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Desfontanea - Growing Guide
Growing Desfontainea spinosa
Commonly known as ‘Chilean Holly’
This is a peculiar, evergreen, and much admired, holly-like shrub which is much sought after by those who have seen its spectacular red tubular flowers which are tipped with yellow and hang down against the glossy green and spiny leaves.
Although Chilean, this plant has thrived in all parts of the UK (including Scotland) since it was first introduced by William Lobb in 1843. Some mature plants may eventually get to 10ft in height but, in the nursery, our erect growing stockplant is about 5ft tall after 20 or so years. At Caerhays the plant lived for about 30 years in poor soil conditions only achieving a similar height. It may well be that this plant flowers more profusely and has a consequently shorter lifespan when grown in less than ideal conditions.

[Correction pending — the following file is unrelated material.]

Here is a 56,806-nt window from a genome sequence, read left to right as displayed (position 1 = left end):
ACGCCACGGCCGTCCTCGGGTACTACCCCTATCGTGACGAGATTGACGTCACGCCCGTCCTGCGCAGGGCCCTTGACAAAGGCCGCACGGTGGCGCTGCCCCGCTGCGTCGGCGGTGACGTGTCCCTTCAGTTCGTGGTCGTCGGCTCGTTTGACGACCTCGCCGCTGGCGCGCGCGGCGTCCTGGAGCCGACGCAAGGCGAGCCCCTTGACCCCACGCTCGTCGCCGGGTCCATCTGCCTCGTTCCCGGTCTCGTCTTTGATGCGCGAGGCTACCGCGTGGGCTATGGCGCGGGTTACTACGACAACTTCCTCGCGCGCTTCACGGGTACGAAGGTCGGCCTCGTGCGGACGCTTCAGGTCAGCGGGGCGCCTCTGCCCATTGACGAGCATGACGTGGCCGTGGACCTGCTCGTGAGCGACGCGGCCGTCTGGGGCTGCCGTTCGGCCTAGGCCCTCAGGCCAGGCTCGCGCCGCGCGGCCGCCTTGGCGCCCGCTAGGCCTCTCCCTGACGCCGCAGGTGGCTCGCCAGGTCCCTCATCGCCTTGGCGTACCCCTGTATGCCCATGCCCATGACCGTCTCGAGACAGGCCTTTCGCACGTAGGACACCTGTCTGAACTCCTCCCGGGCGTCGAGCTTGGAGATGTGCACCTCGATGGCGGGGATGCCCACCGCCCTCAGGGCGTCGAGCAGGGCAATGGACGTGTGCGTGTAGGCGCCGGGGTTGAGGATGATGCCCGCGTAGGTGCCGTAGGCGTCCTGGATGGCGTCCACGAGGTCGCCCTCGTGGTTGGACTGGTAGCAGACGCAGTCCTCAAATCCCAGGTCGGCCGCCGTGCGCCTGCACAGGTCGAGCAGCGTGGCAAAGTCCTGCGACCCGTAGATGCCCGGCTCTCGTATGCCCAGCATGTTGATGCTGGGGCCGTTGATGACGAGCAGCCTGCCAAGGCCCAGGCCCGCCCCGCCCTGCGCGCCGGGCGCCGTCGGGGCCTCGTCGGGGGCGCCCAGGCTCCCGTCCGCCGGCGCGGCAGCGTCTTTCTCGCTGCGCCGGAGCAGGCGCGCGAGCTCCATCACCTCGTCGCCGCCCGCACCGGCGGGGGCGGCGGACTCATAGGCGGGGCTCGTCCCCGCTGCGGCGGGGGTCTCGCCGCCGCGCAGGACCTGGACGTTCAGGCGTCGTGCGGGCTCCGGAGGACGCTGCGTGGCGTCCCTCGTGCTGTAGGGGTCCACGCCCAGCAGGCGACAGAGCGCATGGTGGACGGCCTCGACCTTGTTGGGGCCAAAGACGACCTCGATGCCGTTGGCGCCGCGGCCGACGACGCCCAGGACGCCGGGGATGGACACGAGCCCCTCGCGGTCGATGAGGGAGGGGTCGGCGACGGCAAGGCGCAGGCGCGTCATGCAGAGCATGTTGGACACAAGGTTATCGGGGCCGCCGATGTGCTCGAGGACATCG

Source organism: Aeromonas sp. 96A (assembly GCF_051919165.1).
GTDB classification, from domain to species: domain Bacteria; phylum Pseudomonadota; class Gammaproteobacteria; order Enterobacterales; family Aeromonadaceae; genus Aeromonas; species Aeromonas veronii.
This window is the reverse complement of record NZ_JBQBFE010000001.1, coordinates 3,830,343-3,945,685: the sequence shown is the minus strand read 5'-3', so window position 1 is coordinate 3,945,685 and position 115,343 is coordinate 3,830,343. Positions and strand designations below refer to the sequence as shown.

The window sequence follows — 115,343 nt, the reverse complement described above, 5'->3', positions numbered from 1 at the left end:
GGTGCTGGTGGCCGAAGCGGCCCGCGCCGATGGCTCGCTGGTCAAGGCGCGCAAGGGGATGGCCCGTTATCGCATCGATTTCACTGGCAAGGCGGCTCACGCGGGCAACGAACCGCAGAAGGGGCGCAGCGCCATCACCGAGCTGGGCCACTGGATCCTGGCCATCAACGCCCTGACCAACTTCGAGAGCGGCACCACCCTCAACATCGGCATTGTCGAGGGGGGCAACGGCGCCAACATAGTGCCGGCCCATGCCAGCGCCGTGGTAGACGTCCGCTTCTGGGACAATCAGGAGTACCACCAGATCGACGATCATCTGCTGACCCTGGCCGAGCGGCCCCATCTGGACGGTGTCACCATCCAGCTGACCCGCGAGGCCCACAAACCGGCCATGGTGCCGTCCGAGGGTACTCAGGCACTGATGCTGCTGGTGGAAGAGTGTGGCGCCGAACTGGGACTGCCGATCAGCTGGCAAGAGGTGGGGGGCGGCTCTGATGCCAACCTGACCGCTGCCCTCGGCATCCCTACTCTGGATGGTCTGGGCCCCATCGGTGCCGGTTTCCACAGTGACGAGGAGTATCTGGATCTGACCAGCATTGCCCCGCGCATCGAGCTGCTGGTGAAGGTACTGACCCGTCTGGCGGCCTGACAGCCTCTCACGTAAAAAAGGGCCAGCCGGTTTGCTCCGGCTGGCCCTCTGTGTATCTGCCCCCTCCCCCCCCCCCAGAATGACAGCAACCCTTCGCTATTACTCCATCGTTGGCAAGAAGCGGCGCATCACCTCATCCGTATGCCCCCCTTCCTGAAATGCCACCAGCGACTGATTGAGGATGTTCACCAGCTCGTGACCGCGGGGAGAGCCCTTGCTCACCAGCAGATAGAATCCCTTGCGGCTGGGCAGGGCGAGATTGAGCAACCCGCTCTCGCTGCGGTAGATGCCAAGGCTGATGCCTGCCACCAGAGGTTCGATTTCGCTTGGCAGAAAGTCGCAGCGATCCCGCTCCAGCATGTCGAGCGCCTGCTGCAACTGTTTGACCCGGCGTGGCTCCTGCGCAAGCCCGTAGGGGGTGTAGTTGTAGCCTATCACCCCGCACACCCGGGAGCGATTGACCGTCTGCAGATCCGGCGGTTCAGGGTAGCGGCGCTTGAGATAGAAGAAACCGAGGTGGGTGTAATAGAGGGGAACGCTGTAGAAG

The reference books recommend growing in peaty, lime free soil in cool dappled shade. We would not entirely agree. Certainly this plant needs shelter from strong winds but it flowers better in sun than in shade.
The flowers appear singly over quite a period of time between July and September. They are positioned at the top of the new growth stems and hang down about 1½in long. Some forms have more orange rather than red flowers and the yellow tips can also vary in length or be more orange in some forms we have seen.
This is an easy and rewarding plant to grow in a shrub border or in woodland setting. Even as a feature plant in a herbaceous border.
Cuttings should be taken as semi ripe new growth in mid summer and set with bottom heat.